From ID to LXD: Building Better Learner Personas

  • Introduction
  • Transcript

Learning experience design (LXD) focuses on creating memorable learning experiences that impact a learner’s performance. This is accomplished by understanding the learner's environment, personal experiences, and needs.

A user or learner persona is one effective tool LX designers can use to accomplish this deeper understanding.

In this episode of Insider Training, Learning Experience Designer Kathy Borysiak explains what information and details LX designers should include when building useful learner personas.

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Kathy Borysiak:

What type of information is really included in a user persona?

Okay. So I want to talk about this again. This is going to vary. Right? This is going to vary industry to industry, user experience design, product development, marketing, folks are going to look at this a little bit differently.

So the way that I'm seeing this is from a lens of an LXD. But here's some ideas, here are ideas of types of information that you might want to include as you're thinking through creating a learner persona.

So, a name, we want to name these people. Yes, they're fictional, but we want to name them. So, Mo, and I've thrown some pronouns up here. Mo uses she/ her pronouns.

Also, I have a picture of Mo, and I know it's a little bit funny in this instance because I'm using this more characterized illustrated style, but find a photo, an actual photo of someone who represents your group, that archetype that you're looking for, that's going to help make it so much more tangible.

You're really going to be able to humanize this person so much more once you're able to put a face to a name. Basic information. So here I see an age 29, like I said, occupation graphic designer in the marketing department, an individual contributor.

So just some basics. Right? Getting to know a little bit more. Personal info, engaged, no kids, lives in Austin, has a bachelor's degree, 70K, couple of dogs. Right? So, just some basics. Also behaviors. And so you'll see this a lot more, especially when it comes to more like UX or marketing, but what is Mo doing?

So, where is Mo hanging out on social? How about the news media? Like where is Mo getting important information, what's catching her attention today? What about transportation?

How's Mo getting around? I see bike, I see bus. Hobbies. What are they doing outside of work that they like to do? Cooking, learning the piano. What are some brands that really resonate with Mo?

Those are cool things to think about. We might not have that information necessarily in our positions as LXDs, which is where I think we can be a little bit creative, but thinking through, "Hey, I know someone who's a little bit like Mo." Or, "Hey, I can talk to somebody on the marketing team. Let me learn a little bit more about how they show up to work."

Big things here. Goals, goals, and frustrations, and specifically how they pertain to the job at hand, or in this case, creating a learning experience that they're going to show up to what are their goals, what are their frustrations as they pertain to learning?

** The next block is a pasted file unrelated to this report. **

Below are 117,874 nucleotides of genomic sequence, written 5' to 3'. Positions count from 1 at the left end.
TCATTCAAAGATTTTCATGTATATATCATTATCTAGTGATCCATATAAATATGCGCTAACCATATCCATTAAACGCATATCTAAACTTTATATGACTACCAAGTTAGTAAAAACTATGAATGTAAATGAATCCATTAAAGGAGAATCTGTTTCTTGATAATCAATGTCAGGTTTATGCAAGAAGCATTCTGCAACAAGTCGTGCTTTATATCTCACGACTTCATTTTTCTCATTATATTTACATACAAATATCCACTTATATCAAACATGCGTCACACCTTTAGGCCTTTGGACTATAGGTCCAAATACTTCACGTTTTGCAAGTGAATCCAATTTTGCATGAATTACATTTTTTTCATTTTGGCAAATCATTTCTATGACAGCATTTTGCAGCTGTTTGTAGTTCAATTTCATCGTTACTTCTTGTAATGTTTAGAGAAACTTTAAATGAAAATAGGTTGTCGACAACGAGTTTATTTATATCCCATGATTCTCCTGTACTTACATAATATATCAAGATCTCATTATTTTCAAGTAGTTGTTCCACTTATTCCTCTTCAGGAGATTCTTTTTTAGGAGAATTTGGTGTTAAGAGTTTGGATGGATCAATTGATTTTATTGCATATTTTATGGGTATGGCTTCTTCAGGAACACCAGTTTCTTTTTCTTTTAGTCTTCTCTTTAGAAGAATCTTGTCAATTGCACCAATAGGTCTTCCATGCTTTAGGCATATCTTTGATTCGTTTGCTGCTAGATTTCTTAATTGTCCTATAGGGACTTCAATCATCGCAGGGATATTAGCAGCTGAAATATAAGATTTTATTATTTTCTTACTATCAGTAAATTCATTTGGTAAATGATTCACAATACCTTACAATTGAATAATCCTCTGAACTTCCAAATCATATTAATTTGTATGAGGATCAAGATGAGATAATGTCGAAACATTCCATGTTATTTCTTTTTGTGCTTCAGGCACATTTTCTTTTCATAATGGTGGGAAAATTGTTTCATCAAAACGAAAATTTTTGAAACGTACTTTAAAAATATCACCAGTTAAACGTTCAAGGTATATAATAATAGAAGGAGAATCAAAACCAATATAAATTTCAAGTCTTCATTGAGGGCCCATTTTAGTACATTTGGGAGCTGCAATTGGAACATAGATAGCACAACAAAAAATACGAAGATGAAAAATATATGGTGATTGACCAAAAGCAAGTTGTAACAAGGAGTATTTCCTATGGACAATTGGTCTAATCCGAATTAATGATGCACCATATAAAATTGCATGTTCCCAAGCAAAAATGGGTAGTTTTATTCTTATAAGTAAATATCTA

So in this case, Mo wants to minimize distractions at work. Has strict deadlines, really needs to be able to deliver on those. So the goal is, "Hey, I need to be heads down, I can't be distracted. I've got to get my things done."

So, frustrations...dislikes the mandatory training, getting in the way of actually meeting those strict deadlines.

Also, doesn't read email. This is interesting, and a few folks on the call will probably laugh at this. Doesn't read email, just in Slack. I think this is a huge aha moment.

The more that I'm seeing going back into an in-house role, I mean, I'm guilty of that. I'm only in Slack. And so, when things are coming through an email, they're getting lost. That's a big aha. So, need to think about personality, and I think this is so fascinating.

So, I like to think of things from the OCEAN personality test. Although you can think about Myers–Briggs, you can think about... I think we do color profiles, insights, all sorts of things, but I tend to like OCEAN, which stands for openness, conscientiousness, extroversion, agreeableness, and neuroticism.

So look it up, if you're not familiar with the OCEAN personality test, it's a pretty cool one. I'm making some assumptions here, but highly open, an artistic person, highly, highly open, seasonally, conscientious.

Clearly not that conscientious, not reading all of their emails. Right? Not so extroverted, pretty agreeable, and a little bit anxious, right. Anxious to get those things done.

So thinking through the personality is going to be really fascinating. Technology, huge, especially as we're creating more online learning experiences.

And then also communication. I just want to keep driving this home. How do you reach them? How are they alerted? Especially today when we have do not disturb mode, when we can just go heads down, how are we going to get their attention?

All really, really fascinating. So you can see how something like this is definitely being used for marketing. It's definitely being used for UX. Why can't we use this for instructional design? Why can't we use this for LXD?

Why are we so late to this game? I don't know, but it's fascinating to me how we can start to catch up.

Kathy Borysiak

Kathy Borysiak

Kathy Borysiak is the Creative Director of Kaborzi Learning and a Learning Experience Designer (LXD) at Gusto. She’s been in the instructional design (ID) space since 2013 and has developed learning content for companies like Zillow, Nordstrom, Adobe, Microsoft, T-Mobile, and the Gates Foundation.
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